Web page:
Global Extended Data 
Ustar Header [typeflag=’x’]Extended Header
Extended Data 
Ustar header [typeflag=’0’]File with Extended Header
Data for File #1 
Ustar header [typeflag=’0’]File without Extended Header
Data for File #2 
Block of binary zeroesFirst EOF Block
Block of binary zeroesSecond EOF Block

EXTENDED TAR (PAX) HEADER FORMAT

The data block that follows a tar archive header with typeflag ’g’ or ’x’ contains one or more records in the following format:

"%d %s=%s\n", <length>, <keyword>, <value>

Each record starts with a a decimal length field. The length includes the total size of a record including the length field itself and the trailing new line.

The keyword may not include an equal sign. All keywords beginning with lower case letters and digits are reserved for future use by the POSIX standard.

If the value field is of zero length, it deletes any header field of the same name that is in effect from the same extended header or from a previous global header.

Null characters do not delimit any value. The data used for value is only limited by its implicit length.

EXTENDED TAR (PAX) HEADER KEYWORDS

POSIX.1-2001 extended pax header keywords. All numerical values are represented as decimal strings. All texts are represented as 7-bit ascii or UTF-8:
atime The time from st_atime in sub second granularity. Star currently supports a nanosecond granularity.
charset
  The name of the character set used to encode the data in the following file(s).

The following values are supported for charset:
ISO-IR 646 1990 SO/IEC 646:1990
ISO-IR 8859 1 1998 ISO/IEC 8859-1:1998
ISO-IR 8859 2 1998 ISO/IEC 8859-2:1998
ISO-IR 8859 3 1998 ISO/IEC 8859-3:1998
ISO-IR 8859 4 1998 ISO/IEC 8859-4:1998
ISO-IR 8859 5 1998 ISO/IEC 8859-5:1998
ISO-IR 8859 6 1998 ISO/IEC 8859-6:1998
ISO-IR 8859 7 1998 ISO/IEC 8859-7:1998
ISO-IR 8859 8 1998 ISO/IEC 8859-8:1998
ISO-IR 8859 9 1998 ISO/IEC 8859-9:1998
ISO-IR 8859 10 1998 ISO/IEC 8859-10:1998
ISO-IR 8859 11 1998 ISO/IEC 8859-11:1998
ISO-IR 8859 12 1998 ISO/IEC 8859-12:1998
ISO-IR 8859 13 1998 ISO/IEC 8859-13:1998
ISO-IR 8859 14 1998 ISO/IEC 8859-14:1998
ISO-IR 8859 15 1998 ISO/IEC 8859-15:1998
ISO-IR 10646 2000 ISO/IEC 10646:2000
ISO-IR 10646 2000 UTF-8 ISO/IEC 10646, UTF-8 encoding
BINARY None
This keyword is currently ignored by star.

comment
  Any number of characters that �should be treated as comment. Star ignores the comment as documented by the POSIX standard.
ctime The time from st_ctime in sub second granularity. Star currently supports a nanosecond granularity.
gid The group ID of the group that owns the file. The argument is a decimal number. This field is used if the group ID of a file is greater than 2097151 (octal 7777777).
gname The group name of the following file(s) coded in UTF-8 if the group name does not fit into 32 characters or cannot be expressed in 7-Bit ASCII.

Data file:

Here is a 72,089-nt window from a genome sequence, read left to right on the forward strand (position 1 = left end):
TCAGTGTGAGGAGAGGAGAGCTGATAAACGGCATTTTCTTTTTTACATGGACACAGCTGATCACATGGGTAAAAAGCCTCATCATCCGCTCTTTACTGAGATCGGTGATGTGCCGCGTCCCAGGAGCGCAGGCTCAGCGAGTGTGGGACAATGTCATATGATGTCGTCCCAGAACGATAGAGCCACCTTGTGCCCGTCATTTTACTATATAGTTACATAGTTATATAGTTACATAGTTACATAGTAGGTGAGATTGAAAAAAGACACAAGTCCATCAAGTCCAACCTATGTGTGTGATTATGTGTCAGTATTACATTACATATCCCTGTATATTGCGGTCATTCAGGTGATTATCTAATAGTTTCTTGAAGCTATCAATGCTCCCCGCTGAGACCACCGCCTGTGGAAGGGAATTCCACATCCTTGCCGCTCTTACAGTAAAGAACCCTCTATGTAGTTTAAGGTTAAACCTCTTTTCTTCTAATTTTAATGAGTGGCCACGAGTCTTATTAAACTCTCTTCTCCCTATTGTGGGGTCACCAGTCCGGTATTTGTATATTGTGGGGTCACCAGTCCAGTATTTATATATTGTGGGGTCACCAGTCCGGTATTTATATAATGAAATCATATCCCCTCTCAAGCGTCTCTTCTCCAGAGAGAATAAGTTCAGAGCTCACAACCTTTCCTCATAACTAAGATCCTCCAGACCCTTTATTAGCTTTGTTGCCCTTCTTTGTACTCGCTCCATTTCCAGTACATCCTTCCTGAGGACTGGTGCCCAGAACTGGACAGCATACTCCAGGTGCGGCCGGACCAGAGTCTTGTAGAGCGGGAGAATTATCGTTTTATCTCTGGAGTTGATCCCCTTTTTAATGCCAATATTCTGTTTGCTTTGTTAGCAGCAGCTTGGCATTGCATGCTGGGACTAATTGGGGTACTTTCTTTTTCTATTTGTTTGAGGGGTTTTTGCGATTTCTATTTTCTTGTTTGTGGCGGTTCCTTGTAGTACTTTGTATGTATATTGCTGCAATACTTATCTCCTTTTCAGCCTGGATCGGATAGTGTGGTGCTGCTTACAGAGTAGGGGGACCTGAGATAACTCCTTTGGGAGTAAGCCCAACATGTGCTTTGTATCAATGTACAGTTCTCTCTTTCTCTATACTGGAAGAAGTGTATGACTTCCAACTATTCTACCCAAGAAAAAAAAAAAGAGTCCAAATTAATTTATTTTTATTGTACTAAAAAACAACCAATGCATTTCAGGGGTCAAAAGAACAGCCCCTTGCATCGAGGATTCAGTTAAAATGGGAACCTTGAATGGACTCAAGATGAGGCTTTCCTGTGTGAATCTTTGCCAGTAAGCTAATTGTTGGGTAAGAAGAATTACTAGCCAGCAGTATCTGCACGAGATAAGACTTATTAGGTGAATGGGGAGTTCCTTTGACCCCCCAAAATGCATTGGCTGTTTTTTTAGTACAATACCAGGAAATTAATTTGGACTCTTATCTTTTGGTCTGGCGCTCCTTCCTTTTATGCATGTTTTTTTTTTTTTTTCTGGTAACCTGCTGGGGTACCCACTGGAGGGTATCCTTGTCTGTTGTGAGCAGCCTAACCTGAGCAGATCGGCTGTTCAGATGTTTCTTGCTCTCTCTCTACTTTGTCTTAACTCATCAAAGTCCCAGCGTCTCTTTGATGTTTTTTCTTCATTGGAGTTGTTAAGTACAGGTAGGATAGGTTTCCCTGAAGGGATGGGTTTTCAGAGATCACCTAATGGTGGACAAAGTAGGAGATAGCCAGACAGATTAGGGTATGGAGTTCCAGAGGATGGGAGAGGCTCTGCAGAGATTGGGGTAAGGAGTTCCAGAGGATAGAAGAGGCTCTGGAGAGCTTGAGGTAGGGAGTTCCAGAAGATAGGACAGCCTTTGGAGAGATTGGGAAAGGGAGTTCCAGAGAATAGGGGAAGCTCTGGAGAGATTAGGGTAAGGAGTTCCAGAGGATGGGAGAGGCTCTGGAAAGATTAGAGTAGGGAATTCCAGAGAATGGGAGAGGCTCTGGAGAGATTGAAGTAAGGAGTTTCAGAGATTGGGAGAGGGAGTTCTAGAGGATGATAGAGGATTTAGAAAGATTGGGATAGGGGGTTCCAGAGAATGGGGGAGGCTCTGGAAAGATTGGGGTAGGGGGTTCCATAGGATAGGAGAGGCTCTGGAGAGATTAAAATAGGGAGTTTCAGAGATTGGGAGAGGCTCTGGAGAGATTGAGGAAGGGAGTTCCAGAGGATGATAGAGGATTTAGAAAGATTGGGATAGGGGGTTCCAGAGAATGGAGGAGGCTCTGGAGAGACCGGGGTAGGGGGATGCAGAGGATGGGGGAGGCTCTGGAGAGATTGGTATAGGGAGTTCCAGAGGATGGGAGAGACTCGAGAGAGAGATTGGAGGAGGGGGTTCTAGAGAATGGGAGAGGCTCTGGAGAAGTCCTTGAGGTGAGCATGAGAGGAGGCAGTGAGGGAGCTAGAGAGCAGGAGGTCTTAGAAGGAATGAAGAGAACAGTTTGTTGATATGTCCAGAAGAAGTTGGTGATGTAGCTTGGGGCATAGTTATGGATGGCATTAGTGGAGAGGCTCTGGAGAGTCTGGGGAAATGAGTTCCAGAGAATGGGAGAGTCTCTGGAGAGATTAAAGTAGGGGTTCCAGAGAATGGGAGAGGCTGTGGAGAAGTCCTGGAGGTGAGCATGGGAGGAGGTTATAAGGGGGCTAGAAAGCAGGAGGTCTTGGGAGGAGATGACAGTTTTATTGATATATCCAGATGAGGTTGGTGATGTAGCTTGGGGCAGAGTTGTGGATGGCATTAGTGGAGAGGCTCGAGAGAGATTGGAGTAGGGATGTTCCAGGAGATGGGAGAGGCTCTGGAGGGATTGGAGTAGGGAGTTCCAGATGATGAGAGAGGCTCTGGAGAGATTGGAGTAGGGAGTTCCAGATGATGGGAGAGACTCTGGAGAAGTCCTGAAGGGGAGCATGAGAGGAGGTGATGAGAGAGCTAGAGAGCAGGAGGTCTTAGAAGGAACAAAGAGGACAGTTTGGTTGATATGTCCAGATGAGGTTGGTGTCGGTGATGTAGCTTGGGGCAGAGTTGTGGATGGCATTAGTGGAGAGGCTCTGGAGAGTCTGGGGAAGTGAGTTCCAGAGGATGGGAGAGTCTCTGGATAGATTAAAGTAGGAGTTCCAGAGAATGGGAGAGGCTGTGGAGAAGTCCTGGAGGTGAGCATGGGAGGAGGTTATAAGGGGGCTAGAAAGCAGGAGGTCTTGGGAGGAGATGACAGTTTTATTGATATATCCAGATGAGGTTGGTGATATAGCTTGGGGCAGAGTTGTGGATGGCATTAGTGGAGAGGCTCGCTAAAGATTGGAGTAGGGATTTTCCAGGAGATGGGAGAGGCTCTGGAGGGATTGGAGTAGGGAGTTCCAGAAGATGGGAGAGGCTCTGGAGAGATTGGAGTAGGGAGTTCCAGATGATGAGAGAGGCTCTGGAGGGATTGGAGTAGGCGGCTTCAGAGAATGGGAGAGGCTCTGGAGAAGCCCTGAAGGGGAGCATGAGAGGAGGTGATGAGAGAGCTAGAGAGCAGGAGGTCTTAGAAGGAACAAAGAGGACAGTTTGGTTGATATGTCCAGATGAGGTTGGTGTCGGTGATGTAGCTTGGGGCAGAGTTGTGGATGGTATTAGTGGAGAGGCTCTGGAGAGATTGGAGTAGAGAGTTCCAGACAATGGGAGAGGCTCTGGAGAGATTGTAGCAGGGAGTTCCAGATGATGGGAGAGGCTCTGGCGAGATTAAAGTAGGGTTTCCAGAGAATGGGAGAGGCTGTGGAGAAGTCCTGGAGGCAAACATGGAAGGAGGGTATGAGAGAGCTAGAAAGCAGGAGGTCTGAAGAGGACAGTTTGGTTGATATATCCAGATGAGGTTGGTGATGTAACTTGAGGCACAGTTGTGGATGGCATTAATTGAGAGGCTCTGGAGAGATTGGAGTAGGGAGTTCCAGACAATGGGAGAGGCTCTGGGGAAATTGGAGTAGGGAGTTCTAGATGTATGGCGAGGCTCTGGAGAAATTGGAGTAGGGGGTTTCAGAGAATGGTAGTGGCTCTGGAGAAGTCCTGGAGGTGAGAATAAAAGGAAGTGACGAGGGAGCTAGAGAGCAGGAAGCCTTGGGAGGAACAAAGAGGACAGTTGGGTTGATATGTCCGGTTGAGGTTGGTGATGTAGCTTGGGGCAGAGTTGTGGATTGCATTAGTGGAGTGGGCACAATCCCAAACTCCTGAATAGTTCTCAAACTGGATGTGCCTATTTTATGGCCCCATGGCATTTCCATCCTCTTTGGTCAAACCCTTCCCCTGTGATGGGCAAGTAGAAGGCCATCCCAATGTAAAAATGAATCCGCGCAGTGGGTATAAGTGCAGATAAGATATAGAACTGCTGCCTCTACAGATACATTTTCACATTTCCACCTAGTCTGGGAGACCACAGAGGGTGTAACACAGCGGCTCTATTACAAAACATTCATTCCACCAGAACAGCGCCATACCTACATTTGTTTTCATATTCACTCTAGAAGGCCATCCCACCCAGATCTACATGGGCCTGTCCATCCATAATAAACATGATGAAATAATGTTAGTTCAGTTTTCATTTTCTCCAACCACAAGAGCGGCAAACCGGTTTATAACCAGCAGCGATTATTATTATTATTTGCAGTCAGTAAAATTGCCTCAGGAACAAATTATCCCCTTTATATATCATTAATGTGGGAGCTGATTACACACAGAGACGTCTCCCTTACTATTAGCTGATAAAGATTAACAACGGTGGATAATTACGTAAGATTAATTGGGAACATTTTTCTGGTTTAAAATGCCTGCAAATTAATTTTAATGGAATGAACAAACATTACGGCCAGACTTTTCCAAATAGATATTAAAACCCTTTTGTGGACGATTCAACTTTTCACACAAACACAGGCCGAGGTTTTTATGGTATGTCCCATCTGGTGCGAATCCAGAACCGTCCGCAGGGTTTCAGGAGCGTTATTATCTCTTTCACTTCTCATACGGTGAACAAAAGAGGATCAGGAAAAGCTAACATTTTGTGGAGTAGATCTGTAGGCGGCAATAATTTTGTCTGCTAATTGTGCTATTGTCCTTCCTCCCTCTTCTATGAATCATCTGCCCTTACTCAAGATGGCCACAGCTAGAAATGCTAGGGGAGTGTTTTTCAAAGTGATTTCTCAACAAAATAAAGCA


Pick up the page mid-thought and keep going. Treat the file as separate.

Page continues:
hdrcharset
  The name of the character set used to encode the data for the gname, linkpath, pathand uname fields in the POSIX.1-2001 extended header records.

The following values are supported for hdrcharset:
ISO-IR 10646 2000 UTF-8 ISO/IEC 10646, UTF-8 encoding
BINARY None
This keyword is currently ignored by star.

linkpath
  The name of the linkpath coded in UTF-8 if it is longer than 100 characters or cannot be expressed in 7-Bit ASCII.
mtime The time from st_mtime in sub second granularity. Star currently supports a nanosecond granularity.
path The name of the linkpath coded in UTF-8 if it does not fit into 100 characters + 155 characters prefix or cannot be expressed in 7-Bit ASCII.
realtime.any
  The keywords prefixed by realtime. are reserved for future standardization.
security.any
  The keywords prefixed by security. are reserved for future standardization.
size The size of the file as decimal number if the file size is greater than 8589934591 (octal 77777777777). The size keyword may not refer to the real file size but is related to the size if the file in the archive. See also SCHILY.realsize for more information.
uid The uid ID of the group that owns the file. The argument is a decimal number. This field is used if the uid ID of a file is greater than 2097151 (octal 7777777).
uname The user name of the following file(s) coded in UTF-8 if the user name does not fit into 32 characters or cannot be expressed in 7-Bit ASCII.
VENDOR.keyword
  Any keyword that starts with a vendor name in capital letters is reserved for vendor specific extensions by the standard. Star uses a lot of these vendor specific extension. See below for more informations.

SCHILY PAX EXTENSION KEYWORDS

Star uses own vendor specific extensions. The SCHILY vendor specific extended pax header keywords are:
SCHILY.acl.access
  The ACL for a file.

Since no official backup format for POSIX access control lists has been defined, star uses the vendor defined attributes SCHILY.acl.access and SCHILY.acl.default for storing the ACL and Default ACL of a file, respectively. The access control lists are stored in the short text form as defined in POSIX 1003.1e draft standard 17.

Note that the POSIX 1003.1e draft has been withdrawn in 1997 but some operating systems still support it with some filesystems.